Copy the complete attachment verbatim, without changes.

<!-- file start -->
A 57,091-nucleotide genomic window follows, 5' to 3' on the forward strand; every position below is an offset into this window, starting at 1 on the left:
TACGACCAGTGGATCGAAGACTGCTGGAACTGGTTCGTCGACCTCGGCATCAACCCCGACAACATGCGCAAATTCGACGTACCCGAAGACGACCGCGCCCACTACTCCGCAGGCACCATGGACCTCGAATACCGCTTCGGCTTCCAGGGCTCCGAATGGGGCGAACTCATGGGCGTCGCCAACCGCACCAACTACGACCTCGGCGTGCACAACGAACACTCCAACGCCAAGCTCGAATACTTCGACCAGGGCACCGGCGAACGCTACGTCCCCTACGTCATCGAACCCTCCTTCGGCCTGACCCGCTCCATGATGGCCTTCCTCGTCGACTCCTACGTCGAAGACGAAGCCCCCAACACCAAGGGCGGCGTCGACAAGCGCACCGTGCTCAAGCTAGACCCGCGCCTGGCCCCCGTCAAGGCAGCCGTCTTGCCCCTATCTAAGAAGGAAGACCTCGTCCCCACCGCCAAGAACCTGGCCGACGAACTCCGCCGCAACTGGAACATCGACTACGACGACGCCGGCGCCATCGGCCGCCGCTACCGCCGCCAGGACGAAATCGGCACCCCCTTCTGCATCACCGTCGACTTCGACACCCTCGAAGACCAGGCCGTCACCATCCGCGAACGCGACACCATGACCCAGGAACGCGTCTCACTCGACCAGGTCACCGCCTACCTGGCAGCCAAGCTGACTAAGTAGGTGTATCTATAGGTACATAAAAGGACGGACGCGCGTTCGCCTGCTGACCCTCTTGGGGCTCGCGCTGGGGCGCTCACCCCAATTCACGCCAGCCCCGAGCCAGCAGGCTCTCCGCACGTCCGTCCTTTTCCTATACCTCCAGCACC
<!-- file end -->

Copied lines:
A 57,091-nucleotide genomic window follows, 5' to 3' on the forward strand; every position below is an offset into this window, starting at 1 on the left:
TACGACCAGTGGATCGAAGACTGCTGGAACTGGTTCGTCGACCTCGGCATCAACCCCGACAACATGCGCAAATTCGACGTACCCGAAGACGACCGCGCCCACTACTCCGCAGGCACCATGGACCTCGAATACCGCTTCGGCTTCCAGGGCTCCGAATGGGGCGAACTCATGGGCGTCGCCAACCGCACCAACTACGACCTCGGCGTGCACAACGAACACTCCAACGCCAAGCTCGAATACTTCGACCAGGGCACCGGCGAACGCTACGTCCCCTACGTCATCGAACCCTCCTTCGGCCTGACCCGCTCCATGATGGCCTTCCTCGTCGACTCCTACGTCGAAGACGAAGCCCCCAACACCAAGGGCGGCGTCGACAAGCGCACCGTGCTCAAGCTAGACCCGCGCCTGGCCCCCGTCAAGGCAGCCGTCTTGCCCCTATCTAAGAAGGAAGACCTCGTCCCCACCGCCAAGAACCTGGCCGACGAACTCCGCCGCAACTGGAACATCGACTACGACGACGCCGGCGCCATCGGCCGCCGCTACCGCCGCCAGGACGAAATCGGCACCCCCTTCTGCATCACCGTCGACTTCGACACCCTCGAAGACCAGGCCGTCACCATCCGCGAACGCGACACCATGACCCAGGAACGCGTCTCACTCGACCAGGTCACCGCCTACCTGGCAGCCAAGCTGACTAAGTAGGTGTATCTATAGGTACATAAAAGGACGGACGCGCGTTCGCCTGCTGACCCTCTTGGGGCTCGCGCTGGGGCGCTCACCCCAATTCACGCCAGCCCCGAGCCAGCAGGCTCTCCGCACGTCCGTCCTTTTCCTATACCTCCAGCACC